(June 17, 2010) On June 15, 2010, the European Parliament (EP) having rejected a previous draft agreement in February 2010 between the European Union and the United States on bank data transfer to combat terrorism, strongly criticized the second version of the agreement for not fully complying with EU rules on privacy and personal data protection. The data transfer in question is undertaken by the SWIFT company, located in Belgium. The EP's chief concern remains that the bulk transfer of data will continue to be filtered in the United States, rather than being filtered in the EU prior to the transfer to the U.S., as demanded by the EP. As Justice Commissioner Cecilia Malmstrom stated, SWIFT lacks the technical capability to filter out single communications between individuals or organizations suspected of being involved in terrorist activities. The filtering task is assumed by the U.S. Treasury Department through its “Terrorism Tracking Funding Program,” established in the aftermath of the 2001 terrorist attacks in the U.S. The U.S. counterclaims that the bulk data is encrypted, that therefore it can be accessed only when the Treasury Department conducts a specific name investigation, and that no data mining is permitted.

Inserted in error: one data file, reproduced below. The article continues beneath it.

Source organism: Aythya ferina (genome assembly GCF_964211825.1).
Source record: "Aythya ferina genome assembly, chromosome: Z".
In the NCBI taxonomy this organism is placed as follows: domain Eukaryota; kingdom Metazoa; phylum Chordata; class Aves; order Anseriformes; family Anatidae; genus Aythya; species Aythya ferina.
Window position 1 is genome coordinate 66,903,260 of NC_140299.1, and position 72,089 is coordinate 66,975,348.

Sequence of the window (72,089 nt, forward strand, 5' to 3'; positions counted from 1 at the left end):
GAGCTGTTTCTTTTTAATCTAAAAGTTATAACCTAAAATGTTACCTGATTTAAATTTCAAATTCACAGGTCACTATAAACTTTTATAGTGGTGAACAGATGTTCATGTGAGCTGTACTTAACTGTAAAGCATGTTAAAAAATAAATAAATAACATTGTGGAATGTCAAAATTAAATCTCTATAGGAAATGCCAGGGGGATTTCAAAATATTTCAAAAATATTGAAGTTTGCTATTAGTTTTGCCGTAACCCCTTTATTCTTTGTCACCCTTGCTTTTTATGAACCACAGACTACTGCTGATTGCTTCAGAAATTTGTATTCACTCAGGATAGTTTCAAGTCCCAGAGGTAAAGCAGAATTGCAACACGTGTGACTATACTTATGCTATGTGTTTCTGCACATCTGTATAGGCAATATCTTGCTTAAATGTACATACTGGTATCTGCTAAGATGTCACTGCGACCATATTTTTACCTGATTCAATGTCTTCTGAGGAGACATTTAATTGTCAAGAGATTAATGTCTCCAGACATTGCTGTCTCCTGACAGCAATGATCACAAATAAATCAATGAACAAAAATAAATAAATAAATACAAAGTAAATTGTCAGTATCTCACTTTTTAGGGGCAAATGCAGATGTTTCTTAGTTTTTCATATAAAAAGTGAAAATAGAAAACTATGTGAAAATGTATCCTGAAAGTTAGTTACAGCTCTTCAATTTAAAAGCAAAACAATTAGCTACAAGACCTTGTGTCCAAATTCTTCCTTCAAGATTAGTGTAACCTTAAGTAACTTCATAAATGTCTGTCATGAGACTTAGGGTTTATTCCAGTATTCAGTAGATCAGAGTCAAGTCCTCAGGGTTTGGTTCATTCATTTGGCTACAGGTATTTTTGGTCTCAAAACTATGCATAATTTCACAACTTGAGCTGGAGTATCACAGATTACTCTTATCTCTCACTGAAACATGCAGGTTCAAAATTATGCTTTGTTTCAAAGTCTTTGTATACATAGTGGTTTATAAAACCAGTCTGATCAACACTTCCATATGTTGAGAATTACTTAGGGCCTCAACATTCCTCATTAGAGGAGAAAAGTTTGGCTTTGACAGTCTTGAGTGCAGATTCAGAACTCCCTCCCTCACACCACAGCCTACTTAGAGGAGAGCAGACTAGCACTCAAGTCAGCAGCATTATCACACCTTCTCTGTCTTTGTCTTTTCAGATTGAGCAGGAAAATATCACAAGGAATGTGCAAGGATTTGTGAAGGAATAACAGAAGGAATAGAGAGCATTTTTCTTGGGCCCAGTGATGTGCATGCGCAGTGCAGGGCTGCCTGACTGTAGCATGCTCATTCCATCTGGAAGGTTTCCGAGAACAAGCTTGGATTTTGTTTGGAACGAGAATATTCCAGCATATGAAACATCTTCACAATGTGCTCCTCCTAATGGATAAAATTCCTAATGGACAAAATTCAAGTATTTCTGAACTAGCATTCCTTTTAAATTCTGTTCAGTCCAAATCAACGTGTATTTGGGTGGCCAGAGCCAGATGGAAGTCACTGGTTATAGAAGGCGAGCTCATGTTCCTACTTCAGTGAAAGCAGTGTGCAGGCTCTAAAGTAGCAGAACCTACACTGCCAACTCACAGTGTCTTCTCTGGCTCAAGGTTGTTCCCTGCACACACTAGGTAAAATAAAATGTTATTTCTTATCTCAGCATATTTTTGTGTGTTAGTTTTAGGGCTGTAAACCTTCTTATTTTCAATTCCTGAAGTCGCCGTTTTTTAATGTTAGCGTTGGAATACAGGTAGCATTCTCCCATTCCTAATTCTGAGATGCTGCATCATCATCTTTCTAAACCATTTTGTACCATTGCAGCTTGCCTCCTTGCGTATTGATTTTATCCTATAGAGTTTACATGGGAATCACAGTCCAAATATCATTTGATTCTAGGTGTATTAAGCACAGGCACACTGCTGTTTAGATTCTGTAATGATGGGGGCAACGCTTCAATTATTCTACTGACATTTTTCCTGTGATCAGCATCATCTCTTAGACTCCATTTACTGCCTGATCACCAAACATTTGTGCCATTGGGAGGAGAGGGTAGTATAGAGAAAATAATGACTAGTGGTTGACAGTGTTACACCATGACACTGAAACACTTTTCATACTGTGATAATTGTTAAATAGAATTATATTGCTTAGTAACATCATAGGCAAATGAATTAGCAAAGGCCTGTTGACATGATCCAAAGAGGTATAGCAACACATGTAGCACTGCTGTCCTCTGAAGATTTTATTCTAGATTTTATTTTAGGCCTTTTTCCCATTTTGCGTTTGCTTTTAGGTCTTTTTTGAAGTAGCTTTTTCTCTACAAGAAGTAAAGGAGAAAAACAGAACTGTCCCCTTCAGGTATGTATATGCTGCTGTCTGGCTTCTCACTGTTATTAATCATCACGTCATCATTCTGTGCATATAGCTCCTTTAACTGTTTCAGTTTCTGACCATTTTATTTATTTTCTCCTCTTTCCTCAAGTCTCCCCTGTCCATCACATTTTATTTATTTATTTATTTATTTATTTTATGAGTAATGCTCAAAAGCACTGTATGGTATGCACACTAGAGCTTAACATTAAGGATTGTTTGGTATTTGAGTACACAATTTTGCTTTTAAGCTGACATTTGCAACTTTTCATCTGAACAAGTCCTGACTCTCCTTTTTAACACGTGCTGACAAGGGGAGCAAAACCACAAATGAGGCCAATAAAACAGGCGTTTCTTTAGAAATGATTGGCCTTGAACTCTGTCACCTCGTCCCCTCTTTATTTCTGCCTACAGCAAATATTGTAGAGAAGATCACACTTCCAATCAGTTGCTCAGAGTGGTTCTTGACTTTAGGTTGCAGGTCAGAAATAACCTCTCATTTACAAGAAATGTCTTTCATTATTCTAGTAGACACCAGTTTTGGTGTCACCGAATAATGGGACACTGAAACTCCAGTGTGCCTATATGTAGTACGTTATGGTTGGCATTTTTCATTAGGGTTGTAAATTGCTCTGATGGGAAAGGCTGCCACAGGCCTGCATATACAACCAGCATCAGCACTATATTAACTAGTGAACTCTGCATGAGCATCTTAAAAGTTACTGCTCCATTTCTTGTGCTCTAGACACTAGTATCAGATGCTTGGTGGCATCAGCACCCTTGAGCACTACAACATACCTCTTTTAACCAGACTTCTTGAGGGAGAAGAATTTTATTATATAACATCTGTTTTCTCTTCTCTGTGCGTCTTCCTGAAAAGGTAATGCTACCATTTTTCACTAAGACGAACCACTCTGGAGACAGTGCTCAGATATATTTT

The new draft also contains a provision pertaining to the involvement of the European Police Office (EUROPOL) in the data transfer process: EUROPOL will authorize requests for transfers from the EU to the U.S. While the Socialists in the EP expressed serious concerns about the role of the EUROPOL, the Justice Commissioner endorsed the idea of EUROPOL's involvement “as the only legal solution” to the data transfers from the EU to the U.S.
To assuage the EP's concerns, the new version of the agreement provides for the involvement of EU and U.S. auditors. The American ambassador to the EU, William E. Kennard, characterized the new draft as “a positive step” that “incorporates important changes to accommodate the concerns” voiced by the European parliamentarians, especially Social Democrats, Greens, and Liberals. While the draft agreement has received the approval of the European Commission, it must still obtain the consent of the EP and the Council of the EU. (Valentina Pop, MEPS Threaten Second Veto on EU-US Bank Data Deal, EU OBSERVER (June 16, 2010), http://euobserver.com/9/30294/?rk=1.)